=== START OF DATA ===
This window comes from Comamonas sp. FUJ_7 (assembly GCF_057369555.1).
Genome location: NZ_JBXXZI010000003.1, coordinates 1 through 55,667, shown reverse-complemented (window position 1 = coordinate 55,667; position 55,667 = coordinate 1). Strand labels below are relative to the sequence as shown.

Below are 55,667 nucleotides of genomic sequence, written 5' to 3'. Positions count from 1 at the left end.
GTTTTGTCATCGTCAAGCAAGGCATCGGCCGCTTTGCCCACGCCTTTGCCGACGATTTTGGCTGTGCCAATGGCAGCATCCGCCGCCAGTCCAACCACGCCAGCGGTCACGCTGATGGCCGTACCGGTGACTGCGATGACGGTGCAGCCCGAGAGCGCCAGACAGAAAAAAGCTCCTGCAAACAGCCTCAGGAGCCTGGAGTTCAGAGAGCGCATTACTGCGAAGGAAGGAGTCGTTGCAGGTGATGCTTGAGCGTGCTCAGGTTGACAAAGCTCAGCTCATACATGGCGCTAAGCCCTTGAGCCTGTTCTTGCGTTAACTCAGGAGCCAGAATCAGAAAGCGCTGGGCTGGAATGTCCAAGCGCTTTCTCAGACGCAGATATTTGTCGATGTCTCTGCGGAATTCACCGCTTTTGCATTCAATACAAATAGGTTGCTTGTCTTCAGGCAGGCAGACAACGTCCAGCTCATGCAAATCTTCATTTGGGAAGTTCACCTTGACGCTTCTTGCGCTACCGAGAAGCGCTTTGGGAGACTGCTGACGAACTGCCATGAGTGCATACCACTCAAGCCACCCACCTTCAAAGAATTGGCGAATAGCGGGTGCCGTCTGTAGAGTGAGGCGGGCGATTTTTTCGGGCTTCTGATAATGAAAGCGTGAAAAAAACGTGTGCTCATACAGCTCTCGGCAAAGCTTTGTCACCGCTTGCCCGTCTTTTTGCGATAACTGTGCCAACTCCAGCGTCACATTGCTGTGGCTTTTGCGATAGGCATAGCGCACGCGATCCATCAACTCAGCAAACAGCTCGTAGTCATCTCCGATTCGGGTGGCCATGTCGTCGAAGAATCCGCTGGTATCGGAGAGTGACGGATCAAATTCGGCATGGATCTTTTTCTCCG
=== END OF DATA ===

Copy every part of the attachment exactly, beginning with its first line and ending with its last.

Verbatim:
This window comes from Comamonas sp. FUJ_7 (assembly GCF_057369555.1).
Genome location: NZ_JBXXZI010000003.1, coordinates 1 through 55,667, shown reverse-complemented (window position 1 = coordinate 55,667; position 55,667 = coordinate 1). Strand labels below are relative to the sequence as shown.

Below are 55,667 nucleotides of genomic sequence, written 5' to 3'. Positions count from 1 at the left end.
GTTTTGTCATCGTCAAGCAAGGCATCGGCCGCTTTGCCCACGCCTTTGCCGACGATTTTGGCTGTGCCAATGGCAGCATCCGCCGCCAGTCCAACCACGCCAGCGGTCACGCTGATGGCCGTACCGGTGACTGCGATGACGGTGCAGCCCGAGAGCGCCAGACAGAAAAAAGCTCCTGCAAACAGCCTCAGGAGCCTGGAGTTCAGAGAGCGCATTACTGCGAAGGAAGGAGTCGTTGCAGGTGATGCTTGAGCGTGCTCAGGTTGACAAAGCTCAGCTCATACATGGCGCTAAGCCCTTGAGCCTGTTCTTGCGTTAACTCAGGAGCCAGAATCAGAAAGCGCTGGGCTGGAATGTCCAAGCGCTTTCTCAGACGCAGATATTTGTCGATGTCTCTGCGGAATTCACCGCTTTTGCATTCAATACAAATAGGTTGCTTGTCTTCAGGCAGGCAGACAACGTCCAGCTCATGCAAATCTTCATTTGGGAAGTTCACCTTGACGCTTCTTGCGCTACCGAGAAGCGCTTTGGGAGACTGCTGACGAACTGCCATGAGTGCATACCACTCAAGCCACCCACCTTCAAAGAATTGGCGAATAGCGGGTGCCGTCTGTAGAGTGAGGCGGGCGATTTTTTCGGGCTTCTGATAATGAAAGCGTGAAAAAAACGTGTGCTCATACAGCTCTCGGCAAAGCTTTGTCACCGCTTGCCCGTCTTTTTGCGATAACTGTGCCAACTCCAGCGTCACATTGCTGTGGCTTTTGCGATAGGCATAGCGCACGCGATCCATCAACTCAGCAAACAGCTCGTAGTCATCTCCGATTCGGGTGGCCATGTCGTCGAAGAATCCGCTGGTATCGGAGAGTGACGGATCAAATTCGGCATGGATCTTTTTCTCCG